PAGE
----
It’s incredibly privileged to be able to sneak a peek inside a top 5 publisher when you haven’t had a book published which is why i wanted to write this post.
I dearly want to pull back the lid on some of the more elusive parts of getting a publishing contract (AKA a ‘book deal’) so this series of interviews aims to reveal aspects you won’t find in a workshop on writing craft.
In this second part of my interview with editor Alexandra Nahlous, learn how a publisher pitches your book to acquisitions, and how to make your book the pick of these meetings.
The acquisitions meeting is such a mystery for unpublished authors, and yet such an absolutely vital piece of the book deal puzzle, you need to understand how they work.
You’ll remember from Part 1 that Alex saw roughly 30-40 pitches a month while working at Allen & Unwin, and only 1 or 2 would make it to these meetings.
The purpose of the acquisitions meeting is to make sure the editor, publisher AND the sales and marketing dept are all in agreement about a book’s potential to sell. So, the acquisitions meeting requires the commissioning editor to ‘pitch’ both the book – and the author – to all areas of the publishing team.
When I received a book offer from Allen & Unwin for my first memoir, it was AFTER the commissioning editor had pitched it to the sales team. Every book has to go through this process. With my second memoir, one of the very enthusiastic publishers I met (of 5) who was very keen on my book had a health emergency and had to be hospitalised during the acquisitions meetings that month – as a result, I was never made a formal ‘offer’ for the book.
Bottom line: getting your book to an acquisitions meeting and getting it approved is a vital piece of the puzzle!
Alex has some really interesting insights to share about what gets a book over the line at these meetings.
LD: How would a publisher or an acquisitions editor typically pitch a book to the sales teams?
AN: When I worked at Pan Macmillan as a fiction commissioning editor (LD: Acquisitions editors are also known as commissioning editors), I saw hundreds of manuscripts coming through acquisition, and I took many to acquisitions meetings.
The acquisitions process is quite mysterious for anyone who’s never been at an acquisitions table. Basically, every publisher, commissioning editor, head of marketing, head of publicity, head of sales, program manager, publishing director and the managing director or CEO meet fortnightly or monthly (depending on each company’s schedule), and publishers/commissioning editors bring new proposals/manuscripts they’re interested in publishing.
As a publisher, when you take a manuscript through acquisitions you have to be very strategic. First of all, you have to have a manuscript you absolutely love and support and are willing to fight for, because these meetings are about selling the new title to the rest of the company in order to get their support. Ideally, you’re able to get two or more particular people to read it to help endorse it, such as a sales person who is known to love that particular genre, or the publicity, marketing or publishing director. That’s not always possible with everyone’s hectic schedules, but it does help a lot if you have other people around the table who have read it and equally loved it and support it at the meeting.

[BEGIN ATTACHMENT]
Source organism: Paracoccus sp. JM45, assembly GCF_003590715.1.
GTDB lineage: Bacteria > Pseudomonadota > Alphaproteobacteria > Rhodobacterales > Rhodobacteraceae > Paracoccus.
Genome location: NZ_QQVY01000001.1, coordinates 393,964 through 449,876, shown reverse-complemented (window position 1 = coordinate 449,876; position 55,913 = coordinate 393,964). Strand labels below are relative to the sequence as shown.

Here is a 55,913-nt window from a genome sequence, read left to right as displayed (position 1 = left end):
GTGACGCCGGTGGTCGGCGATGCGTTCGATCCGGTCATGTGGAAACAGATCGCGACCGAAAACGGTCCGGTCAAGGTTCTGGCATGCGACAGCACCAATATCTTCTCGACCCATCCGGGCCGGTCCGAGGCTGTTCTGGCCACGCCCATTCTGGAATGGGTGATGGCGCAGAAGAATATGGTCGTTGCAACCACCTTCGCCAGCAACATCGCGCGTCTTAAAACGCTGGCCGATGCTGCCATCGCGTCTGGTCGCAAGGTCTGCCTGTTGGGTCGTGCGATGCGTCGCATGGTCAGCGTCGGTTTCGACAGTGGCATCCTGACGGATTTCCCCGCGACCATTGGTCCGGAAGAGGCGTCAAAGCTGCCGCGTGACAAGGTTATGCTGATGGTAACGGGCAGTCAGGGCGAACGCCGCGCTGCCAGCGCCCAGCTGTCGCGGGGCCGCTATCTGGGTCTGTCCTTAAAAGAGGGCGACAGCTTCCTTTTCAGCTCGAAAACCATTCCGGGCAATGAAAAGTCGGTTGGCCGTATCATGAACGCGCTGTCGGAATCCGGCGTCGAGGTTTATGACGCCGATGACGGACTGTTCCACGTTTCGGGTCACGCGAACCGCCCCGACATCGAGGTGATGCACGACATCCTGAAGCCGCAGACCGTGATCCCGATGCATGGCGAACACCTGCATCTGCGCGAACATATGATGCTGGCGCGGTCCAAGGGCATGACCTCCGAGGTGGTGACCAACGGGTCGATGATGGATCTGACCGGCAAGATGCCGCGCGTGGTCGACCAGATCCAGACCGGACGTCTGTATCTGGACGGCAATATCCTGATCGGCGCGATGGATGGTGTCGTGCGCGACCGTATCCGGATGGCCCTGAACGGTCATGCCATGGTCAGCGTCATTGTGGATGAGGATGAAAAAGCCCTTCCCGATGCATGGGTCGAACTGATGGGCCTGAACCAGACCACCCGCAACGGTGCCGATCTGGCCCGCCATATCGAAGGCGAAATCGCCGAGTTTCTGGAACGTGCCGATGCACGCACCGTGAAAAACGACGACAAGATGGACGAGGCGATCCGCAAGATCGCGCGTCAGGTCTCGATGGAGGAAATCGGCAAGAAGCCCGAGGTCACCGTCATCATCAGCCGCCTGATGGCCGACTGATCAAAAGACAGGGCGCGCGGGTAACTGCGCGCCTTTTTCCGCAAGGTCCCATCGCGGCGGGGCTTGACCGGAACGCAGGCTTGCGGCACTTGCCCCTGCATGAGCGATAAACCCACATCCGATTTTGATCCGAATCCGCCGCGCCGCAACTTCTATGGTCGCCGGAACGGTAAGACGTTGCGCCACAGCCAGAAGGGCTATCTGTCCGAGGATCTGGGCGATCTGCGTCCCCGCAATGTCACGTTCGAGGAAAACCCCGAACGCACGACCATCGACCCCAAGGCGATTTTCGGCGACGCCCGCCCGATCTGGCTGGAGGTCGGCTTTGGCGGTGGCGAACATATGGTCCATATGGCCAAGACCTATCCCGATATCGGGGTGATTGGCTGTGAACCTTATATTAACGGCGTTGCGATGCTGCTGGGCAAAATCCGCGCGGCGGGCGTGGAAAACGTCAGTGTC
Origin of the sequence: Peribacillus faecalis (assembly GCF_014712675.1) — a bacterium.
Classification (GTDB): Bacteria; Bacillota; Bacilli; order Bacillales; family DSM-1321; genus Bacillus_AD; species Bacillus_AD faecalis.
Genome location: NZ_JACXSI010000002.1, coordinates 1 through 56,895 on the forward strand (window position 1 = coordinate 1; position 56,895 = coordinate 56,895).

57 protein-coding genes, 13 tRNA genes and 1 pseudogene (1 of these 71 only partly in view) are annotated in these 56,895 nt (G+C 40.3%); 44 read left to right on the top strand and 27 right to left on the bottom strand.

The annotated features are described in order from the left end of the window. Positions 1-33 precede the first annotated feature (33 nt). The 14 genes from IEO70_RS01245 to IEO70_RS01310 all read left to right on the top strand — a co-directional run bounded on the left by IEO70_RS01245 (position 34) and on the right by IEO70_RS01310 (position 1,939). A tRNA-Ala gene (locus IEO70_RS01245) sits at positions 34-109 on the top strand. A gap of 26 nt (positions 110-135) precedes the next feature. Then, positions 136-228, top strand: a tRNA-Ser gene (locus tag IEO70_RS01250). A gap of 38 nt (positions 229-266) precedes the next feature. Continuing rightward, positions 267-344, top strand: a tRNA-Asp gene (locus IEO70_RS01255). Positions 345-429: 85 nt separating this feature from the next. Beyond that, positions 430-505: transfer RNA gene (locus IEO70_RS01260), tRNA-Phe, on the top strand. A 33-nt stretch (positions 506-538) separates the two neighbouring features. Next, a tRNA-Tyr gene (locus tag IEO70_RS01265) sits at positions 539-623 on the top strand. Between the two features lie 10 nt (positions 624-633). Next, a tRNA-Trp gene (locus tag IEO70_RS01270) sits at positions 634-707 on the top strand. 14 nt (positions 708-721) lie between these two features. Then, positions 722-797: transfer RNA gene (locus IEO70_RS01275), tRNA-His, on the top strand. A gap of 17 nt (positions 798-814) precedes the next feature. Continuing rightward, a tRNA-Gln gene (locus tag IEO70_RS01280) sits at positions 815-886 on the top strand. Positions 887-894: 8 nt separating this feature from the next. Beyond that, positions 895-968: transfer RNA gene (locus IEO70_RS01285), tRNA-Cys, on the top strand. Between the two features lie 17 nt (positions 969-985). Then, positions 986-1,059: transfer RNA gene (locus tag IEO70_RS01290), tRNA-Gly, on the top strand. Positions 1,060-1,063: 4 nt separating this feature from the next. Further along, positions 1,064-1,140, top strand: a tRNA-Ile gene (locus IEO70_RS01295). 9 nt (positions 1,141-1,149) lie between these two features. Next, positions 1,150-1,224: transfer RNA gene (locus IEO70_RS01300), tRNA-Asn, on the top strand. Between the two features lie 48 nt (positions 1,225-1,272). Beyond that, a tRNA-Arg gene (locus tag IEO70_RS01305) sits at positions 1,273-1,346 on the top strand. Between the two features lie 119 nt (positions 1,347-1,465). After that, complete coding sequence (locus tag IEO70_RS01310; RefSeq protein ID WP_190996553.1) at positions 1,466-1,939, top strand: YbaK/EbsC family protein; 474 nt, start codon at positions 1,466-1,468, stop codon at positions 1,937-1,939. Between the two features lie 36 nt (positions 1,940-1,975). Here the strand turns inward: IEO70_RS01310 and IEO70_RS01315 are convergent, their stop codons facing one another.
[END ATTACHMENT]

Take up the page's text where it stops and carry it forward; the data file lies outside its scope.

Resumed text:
When you present the manuscript, you give the team a sales pitch to make them love the concept enough to support you in your acquisition so that you can publish it.
So, it’s up to you to really sell everything about this story, the most important being the hook – that all-important element, the magical thing that will make this book stand out from the rest in the market. You also focus on where it fits on the list, who the author is, particularly if they have a public profile, and how much the author will be able to self-promote to help spread the word about the book (LD: otherwise known as ‘platform’).
It’s always been crucial, but especially so in today’s online world, for authors to be able to promote themselves and their books. The bigger the public profile, whether online or in terms of networks, the better your chances are of being able to promote and hopefully sell your book.
The other really important thing at acquisitions is to discuss comparative titles. So, if you know that this book is like another successful title, then you highlight this fact. Although there might already be a successful title like the new manuscript in the marketplace, this is important to highlight in a sales pitch because it shows the potential for the same readers to pick up the new title.
The other very important aspect of taking a book to acquisitions is whether it’s a debut author or whether it’s an established writer. If it’s a debut author, it’s easier in many ways to introduce them to booksellers, particularly if it’s a memoir, for example. Because nobody knows what they are capable of, so there’s a lot of potential for the book to work.
However, when it comes to authors who have published previous books, you need to discuss their sales history because that is the number one thing that the booksellers will be asking a publisher and their account manager.
Of course from the bookseller’s perspective, it’s much easier to publish a new book from a bestselling author. But if the previous title or titles from this particular author did not sell very well, then it’s a much more difficult sales pitch for the publisher and the account manager. And they will need to mount a campaign to build reader support and get lots of great reviews to generate word-of-mouth recommendations.